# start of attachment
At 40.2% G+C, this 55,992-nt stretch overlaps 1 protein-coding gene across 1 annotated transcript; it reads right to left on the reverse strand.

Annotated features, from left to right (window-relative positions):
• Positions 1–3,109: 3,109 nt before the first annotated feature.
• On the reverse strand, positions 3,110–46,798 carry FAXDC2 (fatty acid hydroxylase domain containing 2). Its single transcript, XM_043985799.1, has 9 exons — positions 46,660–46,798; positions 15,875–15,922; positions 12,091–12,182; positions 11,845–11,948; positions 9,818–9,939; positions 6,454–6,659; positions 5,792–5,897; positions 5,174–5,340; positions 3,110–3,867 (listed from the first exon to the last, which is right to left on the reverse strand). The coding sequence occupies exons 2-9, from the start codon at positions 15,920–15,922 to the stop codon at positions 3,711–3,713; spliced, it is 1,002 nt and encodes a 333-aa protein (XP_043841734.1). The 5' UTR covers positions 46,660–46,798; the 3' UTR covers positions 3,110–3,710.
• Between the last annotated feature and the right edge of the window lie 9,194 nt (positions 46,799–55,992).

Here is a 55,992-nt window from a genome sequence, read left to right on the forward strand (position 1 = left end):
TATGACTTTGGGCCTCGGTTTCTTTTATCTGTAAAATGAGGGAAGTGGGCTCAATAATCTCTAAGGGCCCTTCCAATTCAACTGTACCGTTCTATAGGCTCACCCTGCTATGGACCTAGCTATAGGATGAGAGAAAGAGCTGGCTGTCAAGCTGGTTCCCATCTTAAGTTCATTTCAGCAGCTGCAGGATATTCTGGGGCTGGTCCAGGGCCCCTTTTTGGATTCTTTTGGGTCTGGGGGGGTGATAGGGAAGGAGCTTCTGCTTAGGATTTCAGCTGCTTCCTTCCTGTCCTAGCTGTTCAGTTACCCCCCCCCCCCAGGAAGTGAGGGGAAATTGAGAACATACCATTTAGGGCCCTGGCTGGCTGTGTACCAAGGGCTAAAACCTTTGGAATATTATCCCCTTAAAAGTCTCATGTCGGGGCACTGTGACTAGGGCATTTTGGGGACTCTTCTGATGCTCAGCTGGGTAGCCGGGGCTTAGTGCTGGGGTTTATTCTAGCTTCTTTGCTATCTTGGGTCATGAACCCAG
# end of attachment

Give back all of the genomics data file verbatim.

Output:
At 40.2% G+C, this 55,992-nt stretch overlaps 1 protein-coding gene across 1 annotated transcript; it reads right to left on the reverse strand.

Annotated features, from left to right (window-relative positions):
• Positions 1–3,109: 3,109 nt before the first annotated feature.
• On the reverse strand, positions 3,110–46,798 carry FAXDC2 (fatty acid hydroxylase domain containing 2). Its single transcript, XM_043985799.1, has 9 exons — positions 46,660–46,798; positions 15,875–15,922; positions 12,091–12,182; positions 11,845–11,948; positions 9,818–9,939; positions 6,454–6,659; positions 5,792–5,897; positions 5,174–5,340; positions 3,110–3,867 (listed from the first exon to the last, which is right to left on the reverse strand). The coding sequence occupies exons 2-9, from the start codon at positions 15,920–15,922 to the stop codon at positions 3,711–3,713; spliced, it is 1,002 nt and encodes a 333-aa protein (XP_043841734.1). The 5' UTR covers positions 46,660–46,798; the 3' UTR covers positions 3,110–3,710.
• Between the last annotated feature and the right edge of the window lie 9,194 nt (positions 46,799–55,992).

Here is a 55,992-nt window from a genome sequence, read left to right on the forward strand (position 1 = left end):
TATGACTTTGGGCCTCGGTTTCTTTTATCTGTAAAATGAGGGAAGTGGGCTCAATAATCTCTAAGGGCCCTTCCAATTCAACTGTACCGTTCTATAGGCTCACCCTGCTATGGACCTAGCTATAGGATGAGAGAAAGAGCTGGCTGTCAAGCTGGTTCCCATCTTAAGTTCATTTCAGCAGCTGCAGGATATTCTGGGGCTGGTCCAGGGCCCCTTTTTGGATTCTTTTGGGTCTGGGGGGGTGATAGGGAAGGAGCTTCTGCTTAGGATTTCAGCTGCTTCCTTCCTGTCCTAGCTGTTCAGTTACCCCCCCCCCCCAGGAAGTGAGGGGAAATTGAGAACATACCATTTAGGGCCCTGGCTGGCTGTGTACCAAGGGCTAAAACCTTTGGAATATTATCCCCTTAAAAGTCTCATGTCGGGGCACTGTGACTAGGGCATTTTGGGGACTCTTCTGATGCTCAGCTGGGTAGCCGGGGCTTAGTGCTGGGGTTTATTCTAGCTTCTTTGCTATCTTGGGTCATGAACCCAG